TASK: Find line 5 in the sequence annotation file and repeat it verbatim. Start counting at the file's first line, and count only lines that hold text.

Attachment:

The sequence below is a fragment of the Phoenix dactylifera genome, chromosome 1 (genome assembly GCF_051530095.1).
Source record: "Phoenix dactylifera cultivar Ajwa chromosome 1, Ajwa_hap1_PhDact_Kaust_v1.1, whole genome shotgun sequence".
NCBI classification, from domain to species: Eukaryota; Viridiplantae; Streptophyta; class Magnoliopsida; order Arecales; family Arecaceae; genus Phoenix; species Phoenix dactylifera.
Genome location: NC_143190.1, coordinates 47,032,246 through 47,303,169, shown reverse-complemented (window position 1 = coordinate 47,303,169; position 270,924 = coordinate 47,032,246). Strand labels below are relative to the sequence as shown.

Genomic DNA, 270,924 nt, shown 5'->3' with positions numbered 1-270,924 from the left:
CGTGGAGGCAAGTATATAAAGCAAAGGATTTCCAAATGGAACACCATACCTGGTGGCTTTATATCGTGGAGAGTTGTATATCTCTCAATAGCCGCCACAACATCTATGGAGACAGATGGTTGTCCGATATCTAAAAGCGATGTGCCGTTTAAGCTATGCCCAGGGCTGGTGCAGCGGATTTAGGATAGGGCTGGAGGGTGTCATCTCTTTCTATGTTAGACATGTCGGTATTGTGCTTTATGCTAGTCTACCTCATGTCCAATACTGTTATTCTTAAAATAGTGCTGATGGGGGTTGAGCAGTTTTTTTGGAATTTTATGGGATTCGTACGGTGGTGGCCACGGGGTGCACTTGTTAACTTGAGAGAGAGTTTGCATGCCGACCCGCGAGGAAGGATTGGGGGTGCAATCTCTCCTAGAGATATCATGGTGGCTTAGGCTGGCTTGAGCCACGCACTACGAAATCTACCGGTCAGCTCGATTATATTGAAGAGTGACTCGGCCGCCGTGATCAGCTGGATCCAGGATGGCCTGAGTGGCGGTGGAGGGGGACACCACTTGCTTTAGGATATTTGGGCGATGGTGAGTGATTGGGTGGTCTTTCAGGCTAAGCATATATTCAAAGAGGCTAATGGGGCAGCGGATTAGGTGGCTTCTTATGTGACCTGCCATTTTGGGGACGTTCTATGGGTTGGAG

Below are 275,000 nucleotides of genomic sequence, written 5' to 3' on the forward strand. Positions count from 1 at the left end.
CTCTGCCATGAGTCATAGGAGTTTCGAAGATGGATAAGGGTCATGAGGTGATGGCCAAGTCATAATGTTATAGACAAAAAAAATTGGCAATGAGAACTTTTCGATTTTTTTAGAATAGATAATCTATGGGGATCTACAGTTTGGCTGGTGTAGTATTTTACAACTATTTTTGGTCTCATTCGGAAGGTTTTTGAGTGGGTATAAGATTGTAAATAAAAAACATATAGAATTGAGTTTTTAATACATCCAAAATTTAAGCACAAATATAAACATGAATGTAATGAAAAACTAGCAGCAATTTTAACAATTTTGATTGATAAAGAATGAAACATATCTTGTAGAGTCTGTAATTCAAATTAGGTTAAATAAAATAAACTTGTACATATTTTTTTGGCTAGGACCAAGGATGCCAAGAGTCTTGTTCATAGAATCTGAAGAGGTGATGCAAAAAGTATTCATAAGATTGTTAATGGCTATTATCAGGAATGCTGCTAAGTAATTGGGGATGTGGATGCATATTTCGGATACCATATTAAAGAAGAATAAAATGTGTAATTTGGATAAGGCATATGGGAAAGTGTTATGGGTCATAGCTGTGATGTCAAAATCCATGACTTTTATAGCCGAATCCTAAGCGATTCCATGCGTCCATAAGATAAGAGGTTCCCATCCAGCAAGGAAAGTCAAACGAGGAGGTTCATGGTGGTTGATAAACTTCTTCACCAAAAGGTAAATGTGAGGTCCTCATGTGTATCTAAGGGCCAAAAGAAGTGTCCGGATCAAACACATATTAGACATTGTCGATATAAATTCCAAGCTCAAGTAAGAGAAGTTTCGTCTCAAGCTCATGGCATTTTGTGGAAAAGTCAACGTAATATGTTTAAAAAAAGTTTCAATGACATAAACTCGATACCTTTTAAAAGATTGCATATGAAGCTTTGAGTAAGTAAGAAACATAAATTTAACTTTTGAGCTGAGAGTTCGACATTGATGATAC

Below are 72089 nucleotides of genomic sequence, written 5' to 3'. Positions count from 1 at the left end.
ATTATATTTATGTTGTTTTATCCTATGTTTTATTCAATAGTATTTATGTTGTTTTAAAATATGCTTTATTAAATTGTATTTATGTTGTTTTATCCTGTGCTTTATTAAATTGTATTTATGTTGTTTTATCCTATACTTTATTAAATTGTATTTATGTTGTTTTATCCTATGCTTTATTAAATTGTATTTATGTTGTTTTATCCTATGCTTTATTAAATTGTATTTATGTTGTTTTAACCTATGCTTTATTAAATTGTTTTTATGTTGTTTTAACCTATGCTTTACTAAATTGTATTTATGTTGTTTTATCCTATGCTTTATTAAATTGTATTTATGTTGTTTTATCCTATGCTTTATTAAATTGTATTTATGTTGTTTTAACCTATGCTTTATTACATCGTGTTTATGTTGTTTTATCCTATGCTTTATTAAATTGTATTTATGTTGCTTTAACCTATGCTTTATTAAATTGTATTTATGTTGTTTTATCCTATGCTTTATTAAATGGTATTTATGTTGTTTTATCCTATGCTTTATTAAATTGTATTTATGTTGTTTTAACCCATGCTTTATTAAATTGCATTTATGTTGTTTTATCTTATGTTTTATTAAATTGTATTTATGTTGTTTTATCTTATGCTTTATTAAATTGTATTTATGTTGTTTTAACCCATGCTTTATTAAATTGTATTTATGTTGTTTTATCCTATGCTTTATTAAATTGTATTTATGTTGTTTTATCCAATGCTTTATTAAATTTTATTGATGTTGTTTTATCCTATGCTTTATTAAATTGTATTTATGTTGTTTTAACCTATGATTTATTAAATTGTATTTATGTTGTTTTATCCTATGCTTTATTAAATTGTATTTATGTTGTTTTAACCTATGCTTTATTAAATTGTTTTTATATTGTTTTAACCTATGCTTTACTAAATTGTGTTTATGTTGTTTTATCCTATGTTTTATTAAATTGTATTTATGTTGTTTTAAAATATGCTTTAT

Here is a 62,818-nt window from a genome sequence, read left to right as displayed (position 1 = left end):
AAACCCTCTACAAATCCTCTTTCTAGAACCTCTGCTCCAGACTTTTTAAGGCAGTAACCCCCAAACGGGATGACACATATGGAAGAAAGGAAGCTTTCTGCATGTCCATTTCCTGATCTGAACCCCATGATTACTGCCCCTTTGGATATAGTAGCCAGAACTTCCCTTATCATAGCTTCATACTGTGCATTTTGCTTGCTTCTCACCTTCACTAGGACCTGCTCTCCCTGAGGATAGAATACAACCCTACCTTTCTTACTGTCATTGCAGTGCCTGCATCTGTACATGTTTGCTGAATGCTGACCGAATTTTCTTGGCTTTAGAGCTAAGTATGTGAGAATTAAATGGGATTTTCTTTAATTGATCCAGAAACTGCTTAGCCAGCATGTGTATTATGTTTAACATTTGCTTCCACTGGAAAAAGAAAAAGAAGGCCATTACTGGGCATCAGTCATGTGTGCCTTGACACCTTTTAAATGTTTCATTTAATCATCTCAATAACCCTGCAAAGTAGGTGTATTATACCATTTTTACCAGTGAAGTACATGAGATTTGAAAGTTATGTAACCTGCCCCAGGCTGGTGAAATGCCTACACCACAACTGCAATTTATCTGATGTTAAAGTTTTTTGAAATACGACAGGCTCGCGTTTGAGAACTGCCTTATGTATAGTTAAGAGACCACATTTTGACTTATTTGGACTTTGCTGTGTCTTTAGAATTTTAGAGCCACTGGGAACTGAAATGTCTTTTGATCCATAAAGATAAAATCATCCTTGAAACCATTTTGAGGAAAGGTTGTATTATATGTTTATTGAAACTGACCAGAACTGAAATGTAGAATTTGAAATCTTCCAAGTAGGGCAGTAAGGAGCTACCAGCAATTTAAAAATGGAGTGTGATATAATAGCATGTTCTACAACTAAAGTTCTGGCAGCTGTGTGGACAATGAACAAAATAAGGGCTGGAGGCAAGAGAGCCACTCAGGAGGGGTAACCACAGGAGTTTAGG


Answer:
Genomic DNA, 270,924 nt, shown 5'->3' with positions numbered 1-270,924 from the left: